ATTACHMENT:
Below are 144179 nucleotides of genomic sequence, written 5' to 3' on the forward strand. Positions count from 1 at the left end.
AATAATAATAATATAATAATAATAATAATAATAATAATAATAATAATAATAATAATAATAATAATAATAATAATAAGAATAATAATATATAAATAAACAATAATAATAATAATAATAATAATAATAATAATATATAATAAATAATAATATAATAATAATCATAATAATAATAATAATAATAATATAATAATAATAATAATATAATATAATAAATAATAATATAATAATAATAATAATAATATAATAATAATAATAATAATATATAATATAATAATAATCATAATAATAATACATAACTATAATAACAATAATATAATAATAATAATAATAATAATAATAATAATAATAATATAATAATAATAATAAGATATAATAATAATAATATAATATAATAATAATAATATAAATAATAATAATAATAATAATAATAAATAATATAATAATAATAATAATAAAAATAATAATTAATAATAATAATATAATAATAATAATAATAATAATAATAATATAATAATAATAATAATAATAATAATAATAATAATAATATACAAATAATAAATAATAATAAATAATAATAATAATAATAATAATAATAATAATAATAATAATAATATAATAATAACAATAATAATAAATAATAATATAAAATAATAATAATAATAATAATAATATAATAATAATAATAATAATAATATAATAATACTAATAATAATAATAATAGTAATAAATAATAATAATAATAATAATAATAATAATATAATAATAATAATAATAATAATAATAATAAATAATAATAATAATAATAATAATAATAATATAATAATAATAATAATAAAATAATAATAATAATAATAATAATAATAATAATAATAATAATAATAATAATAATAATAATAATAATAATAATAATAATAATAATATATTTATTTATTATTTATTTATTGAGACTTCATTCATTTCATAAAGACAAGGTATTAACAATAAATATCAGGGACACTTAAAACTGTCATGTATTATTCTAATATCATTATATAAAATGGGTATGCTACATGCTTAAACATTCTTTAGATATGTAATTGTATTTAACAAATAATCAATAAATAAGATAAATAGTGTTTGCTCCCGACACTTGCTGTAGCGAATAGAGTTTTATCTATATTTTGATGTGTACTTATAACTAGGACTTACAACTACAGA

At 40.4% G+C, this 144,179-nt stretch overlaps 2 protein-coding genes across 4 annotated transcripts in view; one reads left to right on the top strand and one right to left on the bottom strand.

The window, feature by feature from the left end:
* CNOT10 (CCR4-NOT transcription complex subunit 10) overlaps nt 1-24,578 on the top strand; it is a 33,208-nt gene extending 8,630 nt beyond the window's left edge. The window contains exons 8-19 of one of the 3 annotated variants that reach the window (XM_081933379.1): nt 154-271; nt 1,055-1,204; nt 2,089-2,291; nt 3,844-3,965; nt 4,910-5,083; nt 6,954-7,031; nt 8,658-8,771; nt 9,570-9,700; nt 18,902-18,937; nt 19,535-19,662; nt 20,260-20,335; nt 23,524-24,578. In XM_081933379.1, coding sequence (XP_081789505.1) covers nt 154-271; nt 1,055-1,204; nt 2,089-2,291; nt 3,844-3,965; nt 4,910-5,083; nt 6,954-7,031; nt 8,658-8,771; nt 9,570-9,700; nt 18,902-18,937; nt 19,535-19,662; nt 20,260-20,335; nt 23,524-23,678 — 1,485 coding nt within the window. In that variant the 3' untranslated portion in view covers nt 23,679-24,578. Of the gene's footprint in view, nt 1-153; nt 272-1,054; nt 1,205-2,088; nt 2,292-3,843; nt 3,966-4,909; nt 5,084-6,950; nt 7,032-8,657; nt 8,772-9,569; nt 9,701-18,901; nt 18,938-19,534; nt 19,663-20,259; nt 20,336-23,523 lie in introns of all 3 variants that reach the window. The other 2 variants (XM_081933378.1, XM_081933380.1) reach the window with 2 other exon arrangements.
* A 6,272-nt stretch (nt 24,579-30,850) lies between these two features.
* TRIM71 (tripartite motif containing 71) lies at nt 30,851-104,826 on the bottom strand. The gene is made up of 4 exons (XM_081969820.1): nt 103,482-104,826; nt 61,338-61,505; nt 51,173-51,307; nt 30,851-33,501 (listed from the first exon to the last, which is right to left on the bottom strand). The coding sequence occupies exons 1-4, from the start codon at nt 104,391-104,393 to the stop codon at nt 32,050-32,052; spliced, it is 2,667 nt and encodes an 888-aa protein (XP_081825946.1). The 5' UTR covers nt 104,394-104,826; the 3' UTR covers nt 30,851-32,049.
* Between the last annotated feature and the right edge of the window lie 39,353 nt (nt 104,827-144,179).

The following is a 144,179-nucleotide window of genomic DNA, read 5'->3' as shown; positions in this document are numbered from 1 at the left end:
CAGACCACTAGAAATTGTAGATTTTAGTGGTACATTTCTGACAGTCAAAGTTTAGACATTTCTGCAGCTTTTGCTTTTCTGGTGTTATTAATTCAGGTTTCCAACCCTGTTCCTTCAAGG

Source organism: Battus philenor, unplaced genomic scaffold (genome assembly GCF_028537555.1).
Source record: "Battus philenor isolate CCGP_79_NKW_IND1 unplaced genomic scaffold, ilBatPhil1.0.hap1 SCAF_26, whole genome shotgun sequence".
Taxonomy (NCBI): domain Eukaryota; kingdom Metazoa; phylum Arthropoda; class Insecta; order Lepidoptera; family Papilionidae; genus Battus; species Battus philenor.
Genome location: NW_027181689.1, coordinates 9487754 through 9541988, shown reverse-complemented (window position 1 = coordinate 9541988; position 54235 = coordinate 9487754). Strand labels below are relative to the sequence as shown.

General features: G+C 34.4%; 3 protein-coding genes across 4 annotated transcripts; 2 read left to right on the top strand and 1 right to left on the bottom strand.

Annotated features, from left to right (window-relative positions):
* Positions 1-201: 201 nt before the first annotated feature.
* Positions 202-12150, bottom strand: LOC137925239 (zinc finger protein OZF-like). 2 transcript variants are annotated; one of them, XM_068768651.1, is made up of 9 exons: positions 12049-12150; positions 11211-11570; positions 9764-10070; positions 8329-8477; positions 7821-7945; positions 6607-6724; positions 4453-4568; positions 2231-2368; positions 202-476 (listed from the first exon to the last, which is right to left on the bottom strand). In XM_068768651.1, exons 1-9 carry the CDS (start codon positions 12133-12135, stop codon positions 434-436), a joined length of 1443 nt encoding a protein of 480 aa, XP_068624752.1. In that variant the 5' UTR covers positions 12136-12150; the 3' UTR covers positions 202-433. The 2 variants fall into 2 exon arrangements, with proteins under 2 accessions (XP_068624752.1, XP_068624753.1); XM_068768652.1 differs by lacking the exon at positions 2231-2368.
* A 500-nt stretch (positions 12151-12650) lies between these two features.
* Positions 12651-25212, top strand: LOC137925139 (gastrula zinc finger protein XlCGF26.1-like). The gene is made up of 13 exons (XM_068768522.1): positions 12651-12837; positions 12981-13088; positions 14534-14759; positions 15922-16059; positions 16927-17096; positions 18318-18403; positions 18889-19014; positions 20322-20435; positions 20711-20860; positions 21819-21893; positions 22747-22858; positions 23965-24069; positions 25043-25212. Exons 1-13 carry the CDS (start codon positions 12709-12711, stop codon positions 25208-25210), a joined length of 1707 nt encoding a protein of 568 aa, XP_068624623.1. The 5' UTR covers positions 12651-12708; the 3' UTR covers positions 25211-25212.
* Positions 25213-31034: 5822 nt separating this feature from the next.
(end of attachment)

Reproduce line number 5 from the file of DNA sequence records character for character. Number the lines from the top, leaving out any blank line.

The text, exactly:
* CNOT10 (CCR4-NOT transcription complex subunit 10) overlaps nt 1-24,578 on the top strand; it is a 33,208-nt gene extending 8,630 nt beyond the window's left edge. The window contains exons 8-19 of one of the 3 annotated variants that reach the window (XM_081933379.1): nt 154-271; nt 1,055-1,204; nt 2,089-2,291; nt 3,844-3,965; nt 4,910-5,083; nt 6,954-7,031; nt 8,658-8,771; nt 9,570-9,700; nt 18,902-18,937; nt 19,535-19,662; nt 20,260-20,335; nt 23,524-24,578. In XM_081933379.1, coding sequence (XP_081789505.1) covers nt 154-271; nt 1,055-1,204; nt 2,089-2,291; nt 3,844-3,965; nt 4,910-5,083; nt 6,954-7,031; nt 8,658-8,771; nt 9,570-9,700; nt 18,902-18,937; nt 19,535-19,662; nt 20,260-20,335; nt 23,524-23,678 — 1,485 coding nt within the window. In that variant the 3' untranslated portion in view covers nt 23,679-24,578. Of the gene's footprint in view, nt 1-153; nt 272-1,054; nt 1,205-2,088; nt 2,292-3,843; nt 3,966-4,909; nt 5,084-6,950; nt 7,032-8,657; nt 8,772-9,569; nt 9,701-18,901; nt 18,938-19,534; nt 19,663-20,259; nt 20,336-23,523 lie in introns of all 3 variants that reach the window. The other 2 variants (XM_081933378.1, XM_081933380.1) reach the window with 2 other exon arrangements.